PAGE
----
The road between Agrigento and Selinute was out due to the bridge collapsing near Ribera c 9 Feb 2013. We had to go back to Palermo or take a detour over secondary roads (3 hrs). Check locally while touring or planning.
Make sure you go to the effort of parking in the designated parking areas and NOT on the side of the road even if lots of people are doing it. The police monitor the area and will not miss the opportunity to give you a parking fine (all in italian small print of course). The fine I got was 30 euros but as I had no idea where to pay it, or anyone to translate for me, it turned into a 75 euro fine 7 months later when they tracked me down via the car hire agency.
I saw that sign on the fence behind small restaurant and it looked like a good joke. Sicilian people were mostly friendly and helpful and the country felt all the time safe in general. OK, you'd probably not want to leave your car parked everywhere in the night with all your belongings... after all we're dealing with large population where not everybody is good and that means use common sense but don't panic. Just like you would do somewhere else.
The bigger problem is when you're driver and you rely on signs and maps. They can be on times misleading or missing and you do get lost if you're not driving here often. Good map is very practical and they sale large Sicilian map in bookshops and petrol stations. I'd recommend buying one. We had smaller one and it had been used as rough orientation map - more you wouldn't expect from one.
Also, I had impression that they don't want you to use regional roads but to use their highways - because it took us some time to realize where to get on the road from Agrigento to Palermo. There was always only sign for Palermo highway and if you'd follow that you'll had to drive to the west of Sicily first... quite far and lot further. And highway is not for free, of course - that says it enough. So, you end up asking locals very often and even then you need to ask several people because they won't always know... often we got very different directions to get to one place.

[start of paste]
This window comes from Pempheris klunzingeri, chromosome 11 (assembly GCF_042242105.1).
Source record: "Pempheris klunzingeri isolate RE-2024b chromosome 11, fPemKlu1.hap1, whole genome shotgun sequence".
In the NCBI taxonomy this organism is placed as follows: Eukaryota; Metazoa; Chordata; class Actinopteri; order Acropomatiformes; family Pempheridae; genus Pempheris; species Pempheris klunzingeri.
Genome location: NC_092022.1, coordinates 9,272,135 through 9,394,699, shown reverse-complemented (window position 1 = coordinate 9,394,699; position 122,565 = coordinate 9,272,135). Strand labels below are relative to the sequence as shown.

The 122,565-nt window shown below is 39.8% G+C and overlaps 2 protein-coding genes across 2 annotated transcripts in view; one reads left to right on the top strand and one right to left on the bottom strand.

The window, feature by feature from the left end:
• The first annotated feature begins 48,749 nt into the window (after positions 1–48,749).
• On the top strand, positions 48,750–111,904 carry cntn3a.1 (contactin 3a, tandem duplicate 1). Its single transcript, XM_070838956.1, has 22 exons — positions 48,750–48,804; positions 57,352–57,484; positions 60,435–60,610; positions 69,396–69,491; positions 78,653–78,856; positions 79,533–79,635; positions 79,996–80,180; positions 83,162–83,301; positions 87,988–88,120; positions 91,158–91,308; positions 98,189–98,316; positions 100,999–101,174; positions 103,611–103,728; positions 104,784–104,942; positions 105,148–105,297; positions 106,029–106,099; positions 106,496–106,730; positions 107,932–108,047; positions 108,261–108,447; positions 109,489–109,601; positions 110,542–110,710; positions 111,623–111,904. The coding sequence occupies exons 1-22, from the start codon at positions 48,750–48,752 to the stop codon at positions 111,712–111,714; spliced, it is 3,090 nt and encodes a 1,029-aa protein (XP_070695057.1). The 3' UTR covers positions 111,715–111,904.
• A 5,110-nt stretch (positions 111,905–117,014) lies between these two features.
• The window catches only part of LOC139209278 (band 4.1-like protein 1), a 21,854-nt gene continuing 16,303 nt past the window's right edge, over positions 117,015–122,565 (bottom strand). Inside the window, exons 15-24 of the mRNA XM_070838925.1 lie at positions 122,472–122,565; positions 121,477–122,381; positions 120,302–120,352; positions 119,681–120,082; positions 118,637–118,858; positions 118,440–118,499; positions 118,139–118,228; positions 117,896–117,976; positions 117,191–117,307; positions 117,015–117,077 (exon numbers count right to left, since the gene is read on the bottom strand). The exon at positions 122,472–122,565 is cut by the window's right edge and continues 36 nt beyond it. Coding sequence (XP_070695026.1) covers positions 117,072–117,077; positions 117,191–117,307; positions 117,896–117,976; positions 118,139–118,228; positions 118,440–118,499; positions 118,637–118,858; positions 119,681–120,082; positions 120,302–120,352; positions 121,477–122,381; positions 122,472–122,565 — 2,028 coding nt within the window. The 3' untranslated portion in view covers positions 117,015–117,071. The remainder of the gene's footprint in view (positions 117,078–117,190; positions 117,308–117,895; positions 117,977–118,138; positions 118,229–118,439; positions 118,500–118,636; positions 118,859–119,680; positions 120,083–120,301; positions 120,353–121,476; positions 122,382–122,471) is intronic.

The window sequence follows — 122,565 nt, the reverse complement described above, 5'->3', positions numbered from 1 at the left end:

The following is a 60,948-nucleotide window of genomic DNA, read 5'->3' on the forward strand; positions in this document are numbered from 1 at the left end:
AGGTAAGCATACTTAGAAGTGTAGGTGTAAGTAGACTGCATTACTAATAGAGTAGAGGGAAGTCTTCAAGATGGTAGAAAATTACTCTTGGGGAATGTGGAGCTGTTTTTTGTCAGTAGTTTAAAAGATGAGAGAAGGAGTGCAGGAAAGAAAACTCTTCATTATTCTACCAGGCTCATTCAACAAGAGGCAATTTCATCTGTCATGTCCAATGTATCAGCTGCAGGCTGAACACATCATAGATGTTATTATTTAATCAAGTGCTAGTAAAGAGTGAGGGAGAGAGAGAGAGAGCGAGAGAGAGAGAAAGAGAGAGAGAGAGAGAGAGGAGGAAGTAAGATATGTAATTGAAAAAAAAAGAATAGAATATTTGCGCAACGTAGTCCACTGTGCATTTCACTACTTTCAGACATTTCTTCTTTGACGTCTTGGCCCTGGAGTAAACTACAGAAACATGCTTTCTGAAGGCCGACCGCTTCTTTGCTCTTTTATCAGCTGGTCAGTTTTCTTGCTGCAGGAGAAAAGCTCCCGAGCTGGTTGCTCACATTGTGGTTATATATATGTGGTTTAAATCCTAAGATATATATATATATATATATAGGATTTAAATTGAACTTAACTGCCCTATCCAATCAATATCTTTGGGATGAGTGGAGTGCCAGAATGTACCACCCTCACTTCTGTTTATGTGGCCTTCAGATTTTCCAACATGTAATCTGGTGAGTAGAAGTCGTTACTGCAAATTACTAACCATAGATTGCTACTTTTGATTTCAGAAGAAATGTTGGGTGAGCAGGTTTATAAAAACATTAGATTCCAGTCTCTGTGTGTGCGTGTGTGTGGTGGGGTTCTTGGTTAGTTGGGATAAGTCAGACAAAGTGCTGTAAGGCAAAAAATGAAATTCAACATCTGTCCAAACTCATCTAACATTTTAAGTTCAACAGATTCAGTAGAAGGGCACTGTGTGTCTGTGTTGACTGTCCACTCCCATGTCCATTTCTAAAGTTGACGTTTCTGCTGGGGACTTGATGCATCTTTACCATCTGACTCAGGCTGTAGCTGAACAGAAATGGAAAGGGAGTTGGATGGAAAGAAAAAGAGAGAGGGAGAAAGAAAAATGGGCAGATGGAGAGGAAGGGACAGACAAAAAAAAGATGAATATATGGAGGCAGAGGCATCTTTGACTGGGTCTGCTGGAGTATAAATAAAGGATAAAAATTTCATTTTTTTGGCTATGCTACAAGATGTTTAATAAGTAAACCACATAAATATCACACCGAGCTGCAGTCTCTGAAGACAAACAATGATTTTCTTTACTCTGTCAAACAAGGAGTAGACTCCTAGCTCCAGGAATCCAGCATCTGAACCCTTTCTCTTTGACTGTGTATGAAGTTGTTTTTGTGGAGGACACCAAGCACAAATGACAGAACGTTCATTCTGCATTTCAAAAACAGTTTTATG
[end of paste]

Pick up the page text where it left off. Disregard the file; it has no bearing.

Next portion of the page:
It's still common to brun grass here. So if you see something burning in the middle of the fields, don't thing that it's a house burning or something. It's just the way to "clean the land" ( i suppose animals on that land too). At least in my country this would be illegal, but oh well, we are in Sicily here. Where there's no clear limit on what's legal and what's not.
In some houses of Sicily water shortage still appears. It's not a very common thing by now, but sometimes it does happen, espeacially in bigger many stored buildings. In that case a water must be brought to the bath down the house (for all the people) usually after that the first does of water is limited to one or two hours, but from the next day everything goes smooth. btw, talking about the beach - don't forget to take something for sipping as it's really really HOT.
Remeber that you are in Sicily, closer to equator, accordingly if you are sensitive to the Sun which is present here almost always even when all the other parts of Italy are covered with clouds, use all possibile ways of protection. I know that sun is a wonderful stuff to enjoy at the beach, but even with sun protection cremes TAKE IT EASY, otherwise you'll simply burn. This photo is not up-side-down; it's just taken while lying on the beach and looking at the sky, having leaning rocks behind ;)
Because I saw some people bringing small dogs to the temple valley, I would like to warn about the wild dogs around the Juno temple. They appeared from nowhere and sat studying our five-year-old intensely but her father is very used to dogs and did his "dog mannering move" back at them. However, do keep pets and small animals close to you as they did look like pitbull crosses and not your average Meditteranean stray dog...
One thing for sure, if you are afraid of heights, some places of sicily, roads, towns and etc. might cause you some troubles.
Take a look at the streets enlarging the picture.